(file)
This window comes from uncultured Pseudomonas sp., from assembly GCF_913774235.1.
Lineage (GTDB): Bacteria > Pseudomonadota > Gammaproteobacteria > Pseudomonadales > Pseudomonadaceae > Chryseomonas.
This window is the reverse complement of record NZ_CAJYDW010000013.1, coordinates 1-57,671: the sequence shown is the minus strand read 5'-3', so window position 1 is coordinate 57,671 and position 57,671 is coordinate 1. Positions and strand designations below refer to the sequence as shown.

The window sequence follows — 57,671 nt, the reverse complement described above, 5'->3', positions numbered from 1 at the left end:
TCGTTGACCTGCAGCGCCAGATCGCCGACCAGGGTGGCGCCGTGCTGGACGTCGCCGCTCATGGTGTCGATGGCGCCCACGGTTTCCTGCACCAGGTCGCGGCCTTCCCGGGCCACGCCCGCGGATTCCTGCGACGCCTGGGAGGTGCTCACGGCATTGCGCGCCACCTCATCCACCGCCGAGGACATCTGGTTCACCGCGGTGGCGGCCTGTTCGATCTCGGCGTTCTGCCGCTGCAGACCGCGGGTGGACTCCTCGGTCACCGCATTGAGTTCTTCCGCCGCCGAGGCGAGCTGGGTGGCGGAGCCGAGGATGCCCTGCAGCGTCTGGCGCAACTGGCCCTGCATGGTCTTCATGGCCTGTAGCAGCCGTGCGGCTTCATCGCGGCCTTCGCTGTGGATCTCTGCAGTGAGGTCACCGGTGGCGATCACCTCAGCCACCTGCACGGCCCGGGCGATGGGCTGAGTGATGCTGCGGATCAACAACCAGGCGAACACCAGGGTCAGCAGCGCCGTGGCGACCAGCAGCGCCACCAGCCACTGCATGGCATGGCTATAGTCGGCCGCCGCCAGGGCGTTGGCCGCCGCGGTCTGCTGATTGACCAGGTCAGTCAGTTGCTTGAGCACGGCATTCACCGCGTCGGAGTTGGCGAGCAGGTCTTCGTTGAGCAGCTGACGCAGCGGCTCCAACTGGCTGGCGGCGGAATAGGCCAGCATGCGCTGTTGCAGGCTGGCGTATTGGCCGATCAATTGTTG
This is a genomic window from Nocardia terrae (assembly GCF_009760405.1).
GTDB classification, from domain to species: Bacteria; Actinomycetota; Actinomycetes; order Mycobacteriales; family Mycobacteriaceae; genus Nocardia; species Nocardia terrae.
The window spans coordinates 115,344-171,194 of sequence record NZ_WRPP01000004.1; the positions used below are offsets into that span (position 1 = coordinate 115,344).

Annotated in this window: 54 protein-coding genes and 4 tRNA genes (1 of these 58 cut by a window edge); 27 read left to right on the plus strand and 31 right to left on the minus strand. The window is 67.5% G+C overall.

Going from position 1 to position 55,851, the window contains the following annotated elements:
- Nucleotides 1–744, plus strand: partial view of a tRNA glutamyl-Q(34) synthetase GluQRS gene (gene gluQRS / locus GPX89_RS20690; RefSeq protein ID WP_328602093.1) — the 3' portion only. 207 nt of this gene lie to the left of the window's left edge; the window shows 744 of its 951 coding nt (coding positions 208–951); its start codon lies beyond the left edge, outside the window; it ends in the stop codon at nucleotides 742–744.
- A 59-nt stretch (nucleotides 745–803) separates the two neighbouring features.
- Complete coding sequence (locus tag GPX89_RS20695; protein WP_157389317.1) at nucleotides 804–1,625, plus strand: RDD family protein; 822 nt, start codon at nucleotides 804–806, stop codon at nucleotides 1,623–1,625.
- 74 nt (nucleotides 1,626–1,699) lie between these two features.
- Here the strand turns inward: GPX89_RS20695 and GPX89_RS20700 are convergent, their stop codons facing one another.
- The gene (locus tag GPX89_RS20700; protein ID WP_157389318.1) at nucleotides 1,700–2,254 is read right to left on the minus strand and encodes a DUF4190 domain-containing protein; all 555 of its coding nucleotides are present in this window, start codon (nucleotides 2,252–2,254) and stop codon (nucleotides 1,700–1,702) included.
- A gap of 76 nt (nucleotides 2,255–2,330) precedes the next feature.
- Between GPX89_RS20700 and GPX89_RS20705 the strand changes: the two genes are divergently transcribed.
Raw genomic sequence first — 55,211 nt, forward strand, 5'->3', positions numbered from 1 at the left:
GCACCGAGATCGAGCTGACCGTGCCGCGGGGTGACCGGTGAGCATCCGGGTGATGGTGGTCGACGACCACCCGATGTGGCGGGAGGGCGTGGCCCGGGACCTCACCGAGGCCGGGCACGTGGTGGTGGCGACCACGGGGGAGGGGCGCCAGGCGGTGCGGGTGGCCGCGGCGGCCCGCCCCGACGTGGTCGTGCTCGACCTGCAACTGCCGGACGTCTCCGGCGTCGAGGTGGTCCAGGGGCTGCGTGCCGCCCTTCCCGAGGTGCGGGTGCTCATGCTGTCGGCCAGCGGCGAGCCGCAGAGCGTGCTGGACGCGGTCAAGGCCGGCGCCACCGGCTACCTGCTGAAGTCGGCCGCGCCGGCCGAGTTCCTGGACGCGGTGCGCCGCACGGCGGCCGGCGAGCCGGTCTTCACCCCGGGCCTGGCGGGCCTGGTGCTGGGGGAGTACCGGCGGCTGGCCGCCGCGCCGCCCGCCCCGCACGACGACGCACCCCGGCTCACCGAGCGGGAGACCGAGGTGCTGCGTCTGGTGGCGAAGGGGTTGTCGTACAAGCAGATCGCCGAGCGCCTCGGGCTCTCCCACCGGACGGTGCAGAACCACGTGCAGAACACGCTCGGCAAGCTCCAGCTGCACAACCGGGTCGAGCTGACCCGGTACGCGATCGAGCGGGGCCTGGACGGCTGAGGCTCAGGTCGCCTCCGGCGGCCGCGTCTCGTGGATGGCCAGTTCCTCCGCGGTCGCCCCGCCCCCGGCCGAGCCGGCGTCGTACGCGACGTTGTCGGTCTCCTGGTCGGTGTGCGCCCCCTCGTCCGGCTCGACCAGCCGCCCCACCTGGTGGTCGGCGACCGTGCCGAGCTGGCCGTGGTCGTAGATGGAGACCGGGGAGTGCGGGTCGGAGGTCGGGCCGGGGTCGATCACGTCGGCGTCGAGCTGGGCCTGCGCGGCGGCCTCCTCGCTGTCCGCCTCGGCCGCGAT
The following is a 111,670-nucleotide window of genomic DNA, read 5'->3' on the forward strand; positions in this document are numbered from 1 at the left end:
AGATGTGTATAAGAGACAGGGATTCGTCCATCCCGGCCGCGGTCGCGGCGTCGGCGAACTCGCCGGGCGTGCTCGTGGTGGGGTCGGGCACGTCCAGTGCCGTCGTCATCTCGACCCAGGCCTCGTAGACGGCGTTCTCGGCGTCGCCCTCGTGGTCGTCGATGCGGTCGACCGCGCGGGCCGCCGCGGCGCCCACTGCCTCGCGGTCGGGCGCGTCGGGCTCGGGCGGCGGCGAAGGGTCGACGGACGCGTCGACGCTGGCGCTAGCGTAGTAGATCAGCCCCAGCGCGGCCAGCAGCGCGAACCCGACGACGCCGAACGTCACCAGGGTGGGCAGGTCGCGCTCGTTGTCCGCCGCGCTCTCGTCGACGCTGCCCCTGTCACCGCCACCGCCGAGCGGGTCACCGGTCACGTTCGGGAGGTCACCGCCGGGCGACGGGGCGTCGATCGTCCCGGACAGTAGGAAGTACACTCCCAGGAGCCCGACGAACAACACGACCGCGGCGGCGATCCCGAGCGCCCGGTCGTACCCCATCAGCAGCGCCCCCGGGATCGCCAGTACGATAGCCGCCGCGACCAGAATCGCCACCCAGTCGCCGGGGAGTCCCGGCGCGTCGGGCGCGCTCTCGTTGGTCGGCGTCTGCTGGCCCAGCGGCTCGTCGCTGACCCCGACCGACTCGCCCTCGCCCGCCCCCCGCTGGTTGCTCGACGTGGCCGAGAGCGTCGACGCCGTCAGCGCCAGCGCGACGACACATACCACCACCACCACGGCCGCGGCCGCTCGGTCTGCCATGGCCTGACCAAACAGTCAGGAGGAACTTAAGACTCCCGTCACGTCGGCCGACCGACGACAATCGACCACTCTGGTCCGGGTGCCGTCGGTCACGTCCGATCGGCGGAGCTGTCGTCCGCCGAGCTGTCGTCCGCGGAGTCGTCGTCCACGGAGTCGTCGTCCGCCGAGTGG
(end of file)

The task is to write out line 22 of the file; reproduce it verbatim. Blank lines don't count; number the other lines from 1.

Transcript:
AGATGTGTATAAGAGACAGGGATTCGTCCATCCCGGCCGCGGTCGCGGCGTCGGCGAACTCGCCGGGCGTGCTCGTGGTGGGGTCGGGCACGTCCAGTGCCGTCGTCATCTCGACCCAGGCCTCGTAGACGGCGTTCTCGGCGTCGCCCTCGTGGTCGTCGATGCGGTCGACCGCGCGGGCCGCCGCGGCGCCCACTGCCTCGCGGTCGGGCGCGTCGGGCTCGGGCGGCGGCGAAGGGTCGACGGACGCGTCGACGCTGGCGCTAGCGTAGTAGATCAGCCCCAGCGCGGCCAGCAGCGCGAACCCGACGACGCCGAACGTCACCAGGGTGGGCAGGTCGCGCTCGTTGTCCGCCGCGCTCTCGTCGACGCTGCCCCTGTCACCGCCACCGCCGAGCGGGTCACCGGTCACGTTCGGGAGGTCACCGCCGGGCGACGGGGCGTCGATCGTCCCGGACAGTAGGAAGTACACTCCCAGGAGCCCGACGAACAACACGACCGCGGCGGCGATCCCGAGCGCCCGGTCGTACCCCATCAGCAGCGCCCCCGGGATCGCCAGTACGATAGCCGCCGCGACCAGAATCGCCACCCAGTCGCCGGGGAGTCCCGGCGCGTCGGGCGCGCTCTCGTTGGTCGGCGTCTGCTGGCCCAGCGGCTCGTCGCTGACCCCGACCGACTCGCCCTCGCCCGCCCCCCGCTGGTTGCTCGACGTGGCCGAGAGCGTCGACGCCGTCAGCGCCAGCGCGACGACACATACCACCACCACCACGGCCGCGGCCGCTCGGTCTGCCATGGCCTGACCAAACAGTCAGGAGGAACTTAAGACTCCCGTCACGTCGGCCGACCGACGACAATCGACCACTCTGGTCCGGGTGCCGTCGGTCACGTCCGATCGGCGGAGCTGTCGTCCGCCGAGCTGTCGTCCGCGGAGTCGTCGTCCACGGAGTCGTCGTCCGCCGAGTGG